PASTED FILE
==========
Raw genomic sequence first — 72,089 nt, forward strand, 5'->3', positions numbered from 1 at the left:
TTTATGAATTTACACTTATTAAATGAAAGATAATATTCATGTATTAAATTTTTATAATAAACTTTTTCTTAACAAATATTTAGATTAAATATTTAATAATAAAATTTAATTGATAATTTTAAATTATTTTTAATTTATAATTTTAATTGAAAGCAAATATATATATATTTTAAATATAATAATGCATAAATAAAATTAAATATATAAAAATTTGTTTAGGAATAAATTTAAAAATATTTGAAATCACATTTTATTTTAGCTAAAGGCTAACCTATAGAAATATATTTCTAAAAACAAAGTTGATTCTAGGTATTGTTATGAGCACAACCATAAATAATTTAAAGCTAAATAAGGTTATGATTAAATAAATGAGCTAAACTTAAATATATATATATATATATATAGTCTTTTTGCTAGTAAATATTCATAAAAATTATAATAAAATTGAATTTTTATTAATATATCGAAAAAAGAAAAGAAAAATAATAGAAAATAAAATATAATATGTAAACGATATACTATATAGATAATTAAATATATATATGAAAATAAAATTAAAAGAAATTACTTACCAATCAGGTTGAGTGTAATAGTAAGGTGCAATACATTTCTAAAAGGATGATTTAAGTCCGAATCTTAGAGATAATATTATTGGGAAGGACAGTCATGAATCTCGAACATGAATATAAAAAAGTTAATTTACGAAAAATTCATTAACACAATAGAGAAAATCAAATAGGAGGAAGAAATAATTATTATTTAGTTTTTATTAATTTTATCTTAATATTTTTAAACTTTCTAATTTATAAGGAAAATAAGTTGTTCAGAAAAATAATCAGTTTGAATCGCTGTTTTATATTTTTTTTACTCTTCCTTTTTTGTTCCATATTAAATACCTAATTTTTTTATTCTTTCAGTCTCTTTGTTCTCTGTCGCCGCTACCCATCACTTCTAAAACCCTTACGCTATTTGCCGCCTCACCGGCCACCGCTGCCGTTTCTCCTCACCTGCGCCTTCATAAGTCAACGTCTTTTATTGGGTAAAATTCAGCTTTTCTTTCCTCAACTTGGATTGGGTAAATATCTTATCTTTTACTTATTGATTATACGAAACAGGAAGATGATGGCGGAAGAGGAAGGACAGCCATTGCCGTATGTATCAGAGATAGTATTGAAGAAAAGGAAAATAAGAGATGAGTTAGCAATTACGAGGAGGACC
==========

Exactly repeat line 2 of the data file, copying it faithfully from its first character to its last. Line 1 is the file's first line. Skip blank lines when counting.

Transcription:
TTTATGAATTTACACTTATTAAATGAAAGATAATATTCATGTATTAAATTTTTATAATAAACTTTTTCTTAACAAATATTTAGATTAAATATTTAATAATAAAATTTAATTGATAATTTTAAATTATTTTTAATTTATAATTTTAATTGAAAGCAAATATATATATATTTTAAATATAATAATGCATAAATAAAATTAAATATATAAAAATTTGTTTAGGAATAAATTTAAAAATATTTGAAATCACATTTTATTTTAGCTAAAGGCTAACCTATAGAAATATATTTCTAAAAACAAAGTTGATTCTAGGTATTGTTATGAGCACAACCATAAATAATTTAAAGCTAAATAAGGTTATGATTAAATAAATGAGCTAAACTTAAATATATATATATATATATATAGTCTTTTTGCTAGTAAATATTCATAAAAATTATAATAAAATTGAATTTTTATTAATATATCGAAAAAAGAAAAGAAAAATAATAGAAAATAAAATATAATATGTAAACGATATACTATATAGATAATTAAATATATATATGAAAATAAAATTAAAAGAAATTACTTACCAATCAGGTTGAGTGTAATAGTAAGGTGCAATACATTTCTAAAAGGATGATTTAAGTCCGAATCTTAGAGATAATATTATTGGGAAGGACAGTCATGAATCTCGAACATGAATATAAAAAAGTTAATTTACGAAAAATTCATTAACACAATAGAGAAAATCAAATAGGAGGAAGAAATAATTATTATTTAGTTTTTATTAATTTTATCTTAATATTTTTAAACTTTCTAATTTATAAGGAAAATAAGTTGTTCAGAAAAATAATCAGTTTGAATCGCTGTTTTATATTTTTTTTACTCTTCCTTTTTTGTTCCATATTAAATACCTAATTTTTTTATTCTTTCAGTCTCTTTGTTCTCTGTCGCCGCTACCCATCACTTCTAAAACCCTTACGCTATTTGCCGCCTCACCGGCCACCGCTGCCGTTTCTCCTCACCTGCGCCTTCATAAGTCAACGTCTTTTATTGGGTAAAATTCAGCTTTTCTTTCCTCAACTTGGATTGGGTAAATATCTTATCTTTTACTTATTGATTATACGAAACAGGAAGATGATGGCGGAAGAGGAAGGACAGCCATTGCCGTATGTATCAGAGATAGTATTGAAGAAAAGGAAAATAAGAGATGAGTTAGCAATTACGAGGAGGACC